Good morning, here’s a rundown of top economic news you need to know.
The NSE had one of its worst sell offs this year yesterday when most stocks plunged to touch their assumed resistance levels.The market sell-off suggests that foreign investors are offloading their positive bets on stocks as the spread of the corona virus intensifies outside mainland China. This means Investors who had been expecting a quick recovery on the release of financials soon will have to “drastically” change their investment strategies
There’s a likelihood of a continuation of yesterday’s sell off as the stocks look to settle on a new floor.
1. Kenya Power, E.A Portland Cement released their results yesterday, despite their massive losses, this has brought hope to investors who are waiting on KenGen to release their results. The results were delayed by a delay in appointment of the country’s Auditor General who signs off the audited results of all government listed companies.
2. Kenya Airways [NSE:KQ] – An update done by U.K advisory and consultancy firm that rates global airlines through their on-time arrivals, departures, average delay in minutes per flight and those that operate within scheduled time, Cirium has ranked Kenya’s national carrier at the bottom of East African airliners.
KQ had an average of 47 minutes in delays for its over 54,061 flights it operated last year, a slight improvement of its 50 minutes in 2018.
3. Global Rating’s Firm Moody has faulted Kenya’s debt management strategies. In a statement, Moody’s is unconvinced the government will be able to follow through its medium-term debt management strategy 2019 that has outlined a shift from expensive commercial loans to concessional borrowing on the external front.
The government debt strategy sees gross external debt financing 38 percent and 62 percent gross domestic financing as the best option. On the external debt, concessional is proposed at 26 percent, semi-concessional eight percent and commercial four percent.
In Global News today:
Asian stocks and Wall Street futures fell after US health authorities confirmed the first likely case of human-to-human transmission of the deadly coronavirus on American soil, prompting fresh fears over the epidemic’s spread. In early trading in the region on Thursday, Japan’s benchmark Topix dropped 1.7 per cent, extending the index’s losing streak to four days.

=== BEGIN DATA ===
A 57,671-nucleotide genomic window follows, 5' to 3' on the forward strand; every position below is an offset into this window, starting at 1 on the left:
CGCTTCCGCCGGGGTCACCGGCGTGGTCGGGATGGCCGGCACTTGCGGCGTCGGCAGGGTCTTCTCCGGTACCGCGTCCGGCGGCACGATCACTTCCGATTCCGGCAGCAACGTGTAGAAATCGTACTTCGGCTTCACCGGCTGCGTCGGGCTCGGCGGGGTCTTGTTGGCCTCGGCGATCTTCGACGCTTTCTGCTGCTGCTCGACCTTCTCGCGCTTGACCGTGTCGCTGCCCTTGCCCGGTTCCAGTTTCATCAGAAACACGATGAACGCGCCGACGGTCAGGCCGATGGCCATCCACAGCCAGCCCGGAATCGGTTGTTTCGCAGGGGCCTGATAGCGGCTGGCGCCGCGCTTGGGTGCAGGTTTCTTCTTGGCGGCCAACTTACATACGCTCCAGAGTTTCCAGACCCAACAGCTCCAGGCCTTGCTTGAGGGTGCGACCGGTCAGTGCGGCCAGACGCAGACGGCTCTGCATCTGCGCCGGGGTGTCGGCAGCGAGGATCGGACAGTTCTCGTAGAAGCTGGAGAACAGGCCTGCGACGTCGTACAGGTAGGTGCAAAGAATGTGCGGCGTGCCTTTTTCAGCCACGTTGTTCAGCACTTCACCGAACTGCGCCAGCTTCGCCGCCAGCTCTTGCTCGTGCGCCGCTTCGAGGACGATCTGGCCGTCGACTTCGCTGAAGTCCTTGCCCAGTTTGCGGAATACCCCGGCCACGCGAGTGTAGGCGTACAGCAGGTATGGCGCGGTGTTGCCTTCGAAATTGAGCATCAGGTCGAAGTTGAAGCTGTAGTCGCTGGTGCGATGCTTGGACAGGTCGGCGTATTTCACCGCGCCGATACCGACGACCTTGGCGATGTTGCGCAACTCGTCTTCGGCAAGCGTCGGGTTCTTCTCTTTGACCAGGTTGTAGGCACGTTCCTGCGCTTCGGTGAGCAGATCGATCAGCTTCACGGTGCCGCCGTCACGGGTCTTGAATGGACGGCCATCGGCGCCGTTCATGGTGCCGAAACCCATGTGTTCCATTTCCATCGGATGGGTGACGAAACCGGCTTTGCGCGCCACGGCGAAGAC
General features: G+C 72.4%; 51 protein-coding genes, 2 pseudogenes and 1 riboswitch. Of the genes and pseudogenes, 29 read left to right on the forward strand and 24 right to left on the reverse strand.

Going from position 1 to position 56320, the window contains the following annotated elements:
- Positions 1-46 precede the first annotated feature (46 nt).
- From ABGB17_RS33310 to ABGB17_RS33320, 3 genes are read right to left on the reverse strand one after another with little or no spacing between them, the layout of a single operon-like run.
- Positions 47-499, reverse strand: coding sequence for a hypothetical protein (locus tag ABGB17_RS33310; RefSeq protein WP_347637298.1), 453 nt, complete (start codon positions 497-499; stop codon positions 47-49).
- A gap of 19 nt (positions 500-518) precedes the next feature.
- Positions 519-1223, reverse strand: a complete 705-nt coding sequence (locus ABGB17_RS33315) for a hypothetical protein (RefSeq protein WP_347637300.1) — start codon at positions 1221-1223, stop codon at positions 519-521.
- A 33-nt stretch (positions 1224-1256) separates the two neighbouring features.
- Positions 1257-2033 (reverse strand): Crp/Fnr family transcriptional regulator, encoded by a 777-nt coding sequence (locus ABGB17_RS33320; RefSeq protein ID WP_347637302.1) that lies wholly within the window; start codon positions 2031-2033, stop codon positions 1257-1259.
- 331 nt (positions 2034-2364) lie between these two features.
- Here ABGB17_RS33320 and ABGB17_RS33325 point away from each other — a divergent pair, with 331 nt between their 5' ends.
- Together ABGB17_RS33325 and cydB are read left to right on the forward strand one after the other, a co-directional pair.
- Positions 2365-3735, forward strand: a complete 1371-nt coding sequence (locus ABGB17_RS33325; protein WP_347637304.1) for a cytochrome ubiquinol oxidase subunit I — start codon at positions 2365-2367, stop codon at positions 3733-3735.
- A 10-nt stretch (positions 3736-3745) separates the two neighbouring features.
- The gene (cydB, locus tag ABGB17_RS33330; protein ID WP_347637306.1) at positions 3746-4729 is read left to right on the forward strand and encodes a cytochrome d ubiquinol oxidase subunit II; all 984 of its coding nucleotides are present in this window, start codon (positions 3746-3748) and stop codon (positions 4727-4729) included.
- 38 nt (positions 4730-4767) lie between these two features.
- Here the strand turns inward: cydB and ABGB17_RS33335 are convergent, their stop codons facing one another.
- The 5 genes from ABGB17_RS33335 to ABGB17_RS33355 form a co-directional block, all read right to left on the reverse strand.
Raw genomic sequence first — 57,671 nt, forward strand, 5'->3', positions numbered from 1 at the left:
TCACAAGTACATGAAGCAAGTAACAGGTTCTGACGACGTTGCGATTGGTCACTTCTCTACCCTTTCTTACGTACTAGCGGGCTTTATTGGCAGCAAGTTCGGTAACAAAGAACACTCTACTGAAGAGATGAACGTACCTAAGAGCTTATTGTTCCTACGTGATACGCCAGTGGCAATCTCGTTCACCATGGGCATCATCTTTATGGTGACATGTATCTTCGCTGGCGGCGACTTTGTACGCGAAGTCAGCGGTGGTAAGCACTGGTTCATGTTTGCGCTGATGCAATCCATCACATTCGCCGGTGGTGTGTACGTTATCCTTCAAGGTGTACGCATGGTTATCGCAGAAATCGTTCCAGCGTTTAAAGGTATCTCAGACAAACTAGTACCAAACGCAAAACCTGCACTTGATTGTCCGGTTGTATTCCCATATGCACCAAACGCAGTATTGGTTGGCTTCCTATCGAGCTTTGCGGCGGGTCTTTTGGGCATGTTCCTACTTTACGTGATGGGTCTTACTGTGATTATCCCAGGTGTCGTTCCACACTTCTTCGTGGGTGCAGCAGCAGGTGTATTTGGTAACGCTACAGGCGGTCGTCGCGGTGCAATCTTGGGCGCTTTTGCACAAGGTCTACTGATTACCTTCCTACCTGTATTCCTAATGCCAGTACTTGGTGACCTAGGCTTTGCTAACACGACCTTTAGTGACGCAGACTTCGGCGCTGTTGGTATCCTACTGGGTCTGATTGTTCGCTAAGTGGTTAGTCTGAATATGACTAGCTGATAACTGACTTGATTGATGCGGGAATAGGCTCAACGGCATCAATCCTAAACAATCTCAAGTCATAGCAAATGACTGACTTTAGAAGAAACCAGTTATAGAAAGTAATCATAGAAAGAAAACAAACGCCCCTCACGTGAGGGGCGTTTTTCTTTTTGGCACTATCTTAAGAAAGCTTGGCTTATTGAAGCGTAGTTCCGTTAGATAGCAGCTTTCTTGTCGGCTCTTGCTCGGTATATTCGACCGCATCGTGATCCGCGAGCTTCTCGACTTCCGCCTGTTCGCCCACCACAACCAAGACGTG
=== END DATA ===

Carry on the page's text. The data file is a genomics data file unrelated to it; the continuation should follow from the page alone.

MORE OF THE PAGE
In Asia, stock markets fell despite traders pointing to what they described as possible buying by government institutions in an attempt to boost markets.
On Wednesday Japan’s Nikkei 225 closed 0.8 per cent lower after falling as much as 2.1 per cent through a key technical line in morning trading. China’s CSI 300 finished the day down 1.4 per cent after whipsawing between gains and losses, pushing the benchmark into the red for 2020.
Oil prices have been hit by concerns over the virus’s impact on economic growth. On Wednesday the US oil benchmark West Texas Intermediate fell below $50 a barrel, hitting its lowest level since January 2019. Brent crude declined 1 per cent to $54 a barrel
- Global Stocks.
~ Futures on the S&P 500 were down 0.8% as of 10:27 a.m. in Tokyo. The index dropped 0.4% on Wednesday.
~ Hong Kong’s Hang Seng fell 0.6%.
~ The Shanghai Composite rose 0.2%.
~ Australia’s S&P/ASX 200 Index declined 0.7%.
~ South Korea’s Kospi Index lost 0.4%.
~ The yen added 0.1% to 110.33 per dollar.
~ The offshore yuan was flat at 7.0243 per dollar.
~ The euro climbed 0.2% to $1.0986.
~ The yield on 10-year Treasuries declined two basis points to 1.32%.
~ Australia’s 10-year yield slid about three basis points to 0.89%.
~ West Texas Intermediate crude was at $48.07 a barrel, down 1.4%.
~ Gold was up 0.4% to $1,647.07 an ounce.